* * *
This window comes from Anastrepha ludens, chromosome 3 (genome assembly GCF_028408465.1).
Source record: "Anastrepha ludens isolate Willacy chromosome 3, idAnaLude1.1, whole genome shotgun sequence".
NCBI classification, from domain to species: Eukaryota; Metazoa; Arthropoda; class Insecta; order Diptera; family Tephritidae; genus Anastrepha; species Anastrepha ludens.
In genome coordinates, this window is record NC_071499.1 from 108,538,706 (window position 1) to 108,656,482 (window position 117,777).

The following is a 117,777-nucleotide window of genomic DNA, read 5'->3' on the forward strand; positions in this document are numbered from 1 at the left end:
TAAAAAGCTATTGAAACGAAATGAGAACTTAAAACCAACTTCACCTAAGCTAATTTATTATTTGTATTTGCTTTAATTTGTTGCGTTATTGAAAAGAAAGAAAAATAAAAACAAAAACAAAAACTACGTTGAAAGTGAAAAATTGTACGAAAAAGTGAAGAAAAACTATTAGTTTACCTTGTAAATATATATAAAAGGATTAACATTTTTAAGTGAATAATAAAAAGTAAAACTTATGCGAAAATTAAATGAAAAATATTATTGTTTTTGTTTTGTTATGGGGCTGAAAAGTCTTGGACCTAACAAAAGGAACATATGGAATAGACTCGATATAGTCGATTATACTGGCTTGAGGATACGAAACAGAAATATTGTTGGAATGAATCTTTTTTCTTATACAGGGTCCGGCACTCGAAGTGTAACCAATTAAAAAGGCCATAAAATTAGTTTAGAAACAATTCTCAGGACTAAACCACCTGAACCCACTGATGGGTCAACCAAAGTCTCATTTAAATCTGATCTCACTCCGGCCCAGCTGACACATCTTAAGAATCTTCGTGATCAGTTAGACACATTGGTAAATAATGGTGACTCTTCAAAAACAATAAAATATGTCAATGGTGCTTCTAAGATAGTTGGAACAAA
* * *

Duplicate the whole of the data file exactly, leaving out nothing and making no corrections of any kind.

This window comes from Anastrepha ludens, chromosome 3 (genome assembly GCF_028408465.1).
Source record: "Anastrepha ludens isolate Willacy chromosome 3, idAnaLude1.1, whole genome shotgun sequence".
NCBI classification, from domain to species: Eukaryota; Metazoa; Arthropoda; class Insecta; order Diptera; family Tephritidae; genus Anastrepha; species Anastrepha ludens.
In genome coordinates, this window is record NC_071499.1 from 108,538,706 (window position 1) to 108,656,482 (window position 117,777).

The following is a 117,777-nucleotide window of genomic DNA, read 5'->3' on the forward strand; positions in this document are numbered from 1 at the left end:
TAAAAAGCTATTGAAACGAAATGAGAACTTAAAACCAACTTCACCTAAGCTAATTTATTATTTGTATTTGCTTTAATTTGTTGCGTTATTGAAAAGAAAGAAAAATAAAAACAAAAACAAAAACTACGTTGAAAGTGAAAAATTGTACGAAAAAGTGAAGAAAAACTATTAGTTTACCTTGTAAATATATATAAAAGGATTAACATTTTTAAGTGAATAATAAAAAGTAAAACTTATGCGAAAATTAAATGAAAAATATTATTGTTTTTGTTTTGTTATGGGGCTGAAAAGTCTTGGACCTAACAAAAGGAACATATGGAATAGACTCGATATAGTCGATTATACTGGCTTGAGGATACGAAACAGAAATATTGTTGGAATGAATCTTTTTTCTTATACAGGGTCCGGCACTCGAAGTGTAACCAATTAAAAAGGCCATAAAATTAGTTTAGAAACAATTCTCAGGACTAAACCACCTGAACCCACTGATGGGTCAACCAAAGTCTCATTTAAATCTGATCTCACTCCGGCCCAGCTGACACATCTTAAGAATCTTCGTGATCAGTTAGACACATTGGTAAATAATGGTGACTCTTCAAAAACAATAAAATATGTCAATGGTGCTTCTAAGATAGTTGGAACAAA